performed by the CBC Vancouver Chamber Orchestra under John Avison
(cover image by Brenda Helen)
Since this article isn’t going to be very long, let’s talk briefly about the conductor above, John Avison. He was born on April 25, 1915 in Vancouver, and earned an Associates diploma from the Toronto Conservatory of Music in 1929. He later went on to earn a Bachelor of Arts from the University of British Columbia in 1935 and a Bachelor of Music from the University of Washington the following year. He served in the Canadian Army, and then continued his studies at such places as Juilliard, Columbia University, and Yale, where he was for a time a student of Paul Hindemith. He was also founder of the above CBC Vancouver Chamber Orchestra.
Nothing in his Wikipedia article, though, gives any indication of how or why he came to conduct Rosenberg’s Sinfonia da Chiesa, (or ‘church symphony’) in the above performance, which I believe is the only available recording. I had hoped to read that he was maybe an advocate of Rosenberg’s work, or specialized in 20th century Swedish composers, or something, but there’s no clue as to why he should have been conducting this piece at whatever concert this was.
Almost all of the information I have about the work I gather from the above presenter’s introduction. It is the composer’s first of two, and was completed in 1923, revised in 1950 (the second being op. 23, completed in 1924). The work is in four movements and has a duration of about 20 minutes.
The op. 15 comes a few years after his first symphony, completed in 1919, which we just discussed earlier in the week. It would be another decade and a half before the composer would write his second symphony, but in the interim we got a chamber symphony, and the first and second sinfonias da chiesa. The first two string quartets and a suite for violin and orchestra also date from around this time.
For anyone really interested in the history of what the sinfonia da chiesa really is, you could read the 30-page paper by Neal Zaslaw where he discusses the work. He quotes people like Johann Mattheson in 1713 and others who say various things about the form such as how it “In this species, the composer has full license, and is strictly bound to no number or size.” It’s also referred to as being of ‘more moderate size than the concerto grosso’, or having ‘fugal pieces alternating with dance pieces of various types. What stands out to one writer, though, is “its serious style of composition,” or how it “does not tolerate, as does the chamber symphony, extravagance or disorder in the melodic and harmonic progressions, but proceeds in a steady manner.” It is also said to have “quiet nobility as its goal.”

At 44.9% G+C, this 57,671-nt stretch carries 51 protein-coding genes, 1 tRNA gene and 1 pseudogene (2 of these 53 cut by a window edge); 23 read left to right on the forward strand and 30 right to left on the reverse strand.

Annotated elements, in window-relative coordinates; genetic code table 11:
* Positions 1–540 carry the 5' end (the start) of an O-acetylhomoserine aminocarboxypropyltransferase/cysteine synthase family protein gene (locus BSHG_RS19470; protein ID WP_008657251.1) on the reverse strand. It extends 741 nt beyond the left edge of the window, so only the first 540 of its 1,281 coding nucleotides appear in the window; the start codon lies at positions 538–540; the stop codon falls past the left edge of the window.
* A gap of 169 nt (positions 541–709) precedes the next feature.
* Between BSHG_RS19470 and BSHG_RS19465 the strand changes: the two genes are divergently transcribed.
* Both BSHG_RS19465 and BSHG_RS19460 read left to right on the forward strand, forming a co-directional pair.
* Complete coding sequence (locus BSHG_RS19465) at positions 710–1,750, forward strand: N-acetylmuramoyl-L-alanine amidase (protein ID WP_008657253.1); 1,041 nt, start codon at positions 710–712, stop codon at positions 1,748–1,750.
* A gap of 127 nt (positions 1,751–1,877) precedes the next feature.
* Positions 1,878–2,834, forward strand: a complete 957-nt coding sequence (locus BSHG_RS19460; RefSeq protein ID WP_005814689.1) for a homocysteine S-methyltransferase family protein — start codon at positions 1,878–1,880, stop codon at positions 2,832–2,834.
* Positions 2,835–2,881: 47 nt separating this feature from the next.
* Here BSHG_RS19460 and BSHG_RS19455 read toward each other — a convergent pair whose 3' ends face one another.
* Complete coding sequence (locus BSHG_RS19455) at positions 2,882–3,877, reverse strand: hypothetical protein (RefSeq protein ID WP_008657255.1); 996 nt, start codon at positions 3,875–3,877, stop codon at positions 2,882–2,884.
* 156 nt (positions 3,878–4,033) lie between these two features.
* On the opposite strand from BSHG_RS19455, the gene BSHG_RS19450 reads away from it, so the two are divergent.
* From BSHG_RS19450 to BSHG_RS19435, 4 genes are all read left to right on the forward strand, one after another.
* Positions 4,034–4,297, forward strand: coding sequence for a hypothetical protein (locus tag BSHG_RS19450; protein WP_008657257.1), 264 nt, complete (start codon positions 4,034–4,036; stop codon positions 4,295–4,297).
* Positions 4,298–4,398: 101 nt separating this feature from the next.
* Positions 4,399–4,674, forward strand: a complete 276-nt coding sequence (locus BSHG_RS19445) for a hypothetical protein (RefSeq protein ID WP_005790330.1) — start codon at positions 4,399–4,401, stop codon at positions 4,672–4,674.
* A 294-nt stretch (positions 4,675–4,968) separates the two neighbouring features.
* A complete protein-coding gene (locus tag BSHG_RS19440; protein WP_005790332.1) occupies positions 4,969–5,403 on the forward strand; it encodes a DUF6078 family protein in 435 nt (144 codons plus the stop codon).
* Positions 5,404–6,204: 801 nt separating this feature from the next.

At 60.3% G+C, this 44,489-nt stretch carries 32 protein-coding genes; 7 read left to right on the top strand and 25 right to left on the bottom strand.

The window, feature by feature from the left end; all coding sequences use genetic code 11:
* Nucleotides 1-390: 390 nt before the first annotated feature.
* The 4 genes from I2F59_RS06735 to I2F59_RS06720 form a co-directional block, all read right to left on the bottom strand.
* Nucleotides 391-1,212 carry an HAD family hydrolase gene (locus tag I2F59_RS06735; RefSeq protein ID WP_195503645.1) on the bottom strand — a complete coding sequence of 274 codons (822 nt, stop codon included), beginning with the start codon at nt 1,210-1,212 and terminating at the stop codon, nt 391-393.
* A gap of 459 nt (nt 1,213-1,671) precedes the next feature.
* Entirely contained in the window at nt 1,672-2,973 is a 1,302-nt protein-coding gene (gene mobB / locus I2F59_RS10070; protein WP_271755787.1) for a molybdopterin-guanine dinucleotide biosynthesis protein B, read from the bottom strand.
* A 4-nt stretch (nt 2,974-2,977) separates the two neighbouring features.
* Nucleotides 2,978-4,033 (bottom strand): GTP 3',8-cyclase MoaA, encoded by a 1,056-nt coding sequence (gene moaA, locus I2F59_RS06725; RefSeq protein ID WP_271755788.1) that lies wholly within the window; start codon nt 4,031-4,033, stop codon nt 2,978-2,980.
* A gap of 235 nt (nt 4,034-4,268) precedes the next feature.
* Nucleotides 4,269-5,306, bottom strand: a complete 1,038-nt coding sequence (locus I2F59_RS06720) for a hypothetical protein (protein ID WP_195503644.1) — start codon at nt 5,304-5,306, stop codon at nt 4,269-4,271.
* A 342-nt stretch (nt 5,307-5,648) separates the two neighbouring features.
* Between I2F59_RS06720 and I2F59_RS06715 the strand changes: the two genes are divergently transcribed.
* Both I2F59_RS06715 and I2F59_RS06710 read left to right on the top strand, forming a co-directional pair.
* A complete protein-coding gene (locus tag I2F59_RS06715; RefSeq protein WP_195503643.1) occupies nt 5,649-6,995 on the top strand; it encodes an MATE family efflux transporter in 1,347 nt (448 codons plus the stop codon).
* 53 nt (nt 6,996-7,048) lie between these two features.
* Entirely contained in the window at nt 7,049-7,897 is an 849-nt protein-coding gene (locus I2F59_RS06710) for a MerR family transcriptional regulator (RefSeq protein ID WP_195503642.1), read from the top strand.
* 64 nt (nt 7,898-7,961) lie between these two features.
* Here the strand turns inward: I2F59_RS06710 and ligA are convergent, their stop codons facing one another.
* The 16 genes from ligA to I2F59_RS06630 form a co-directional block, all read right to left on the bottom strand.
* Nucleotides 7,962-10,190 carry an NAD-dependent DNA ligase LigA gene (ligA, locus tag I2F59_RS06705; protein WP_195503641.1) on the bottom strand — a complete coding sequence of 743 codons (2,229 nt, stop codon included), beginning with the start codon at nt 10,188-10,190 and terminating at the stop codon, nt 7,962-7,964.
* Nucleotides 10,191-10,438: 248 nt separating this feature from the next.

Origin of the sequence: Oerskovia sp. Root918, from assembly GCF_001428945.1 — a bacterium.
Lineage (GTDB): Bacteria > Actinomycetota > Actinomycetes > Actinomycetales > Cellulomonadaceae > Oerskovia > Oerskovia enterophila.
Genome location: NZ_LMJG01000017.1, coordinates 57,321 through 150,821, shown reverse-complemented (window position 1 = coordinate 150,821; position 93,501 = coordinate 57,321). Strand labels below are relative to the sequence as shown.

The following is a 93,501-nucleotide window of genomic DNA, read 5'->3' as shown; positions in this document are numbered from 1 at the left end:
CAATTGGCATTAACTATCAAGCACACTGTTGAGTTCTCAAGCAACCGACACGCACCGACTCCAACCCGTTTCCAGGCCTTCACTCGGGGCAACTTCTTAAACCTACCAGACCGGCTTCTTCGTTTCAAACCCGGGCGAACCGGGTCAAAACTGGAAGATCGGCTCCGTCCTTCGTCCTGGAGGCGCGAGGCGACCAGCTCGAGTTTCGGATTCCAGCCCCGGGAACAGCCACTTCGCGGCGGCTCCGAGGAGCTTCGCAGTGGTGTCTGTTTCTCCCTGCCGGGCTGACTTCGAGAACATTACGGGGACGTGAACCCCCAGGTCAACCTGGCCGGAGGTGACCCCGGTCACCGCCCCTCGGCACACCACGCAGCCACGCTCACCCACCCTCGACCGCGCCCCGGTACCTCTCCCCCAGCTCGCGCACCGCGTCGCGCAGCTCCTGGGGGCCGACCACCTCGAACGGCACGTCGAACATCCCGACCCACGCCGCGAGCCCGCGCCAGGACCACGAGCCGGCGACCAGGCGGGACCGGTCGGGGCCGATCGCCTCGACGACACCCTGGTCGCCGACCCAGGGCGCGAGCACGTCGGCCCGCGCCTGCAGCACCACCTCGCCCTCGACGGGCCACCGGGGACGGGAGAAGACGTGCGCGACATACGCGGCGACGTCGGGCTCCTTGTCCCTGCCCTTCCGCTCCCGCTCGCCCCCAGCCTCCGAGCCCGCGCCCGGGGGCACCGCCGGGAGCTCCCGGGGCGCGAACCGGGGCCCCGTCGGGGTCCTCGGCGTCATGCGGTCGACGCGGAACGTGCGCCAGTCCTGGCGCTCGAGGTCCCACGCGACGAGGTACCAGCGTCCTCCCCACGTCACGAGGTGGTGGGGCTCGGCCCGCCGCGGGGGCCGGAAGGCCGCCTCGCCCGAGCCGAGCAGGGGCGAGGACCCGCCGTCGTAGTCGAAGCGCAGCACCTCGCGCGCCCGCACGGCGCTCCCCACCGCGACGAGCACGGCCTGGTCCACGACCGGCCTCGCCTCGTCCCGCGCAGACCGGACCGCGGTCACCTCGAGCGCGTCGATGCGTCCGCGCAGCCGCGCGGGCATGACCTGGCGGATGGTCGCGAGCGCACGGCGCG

But really, though, what you’ll see if you read the article is that the term ‘symphony’ or ‘sinfonia’ was tossed around, at times even just referring to filler pieces that worked around oratorios, operas, sacred works, and other stuff. So then… why does Rosenberg choose this form rather than the chamber symphony or the ‘sinfonia del drama’ (in the opera) (even if he did write a chamber symphony around this time)? Who knows?
I expected from this form either a three-movement setup, or a slow-fast-slow-fast four-movement layout, and we really have neither. Overall, it’s a somber piece. There’s a constant hint of the Dies Irae in the first movement that never quite shows up. The second movement features woodwinds in canon, or at least very contrapuntal. The third movement has a violin cadenza at the end, and the finale is also very contrapuntal in nature.
Well, if that isn’t the shortest summary on my site… the work strikes me as sort of cinematic, but ultimately just a little… unmemorable. I wonder:
- why it was written (i.e. in this specific form)
- if it would be more compelling in a clearer/better/truer recording
- if the composer used it as an early test piece, getting his sea legs after an unsuccessful, withdrawn symphony (before the first)
There’s no doubt that this piece is not one of the composer’s great, career-making works (if he could be said to have any; there’s not even a single set of his recorded symphonies yet), but it gives us at least some insight into who he was, where he started, etc.
I know, this article was kind of weak, but we’ve got lots more good stuff to come, and I figured I’d go ahead and get another of his early orchestral works out of the way while I have a recording of it, no matter how poor the audio may be. So that’s that for now, but we move on to the next composer to be inaugurated into our Editor’s Choice series next, week, so do stay tuned and thanks so much for reading.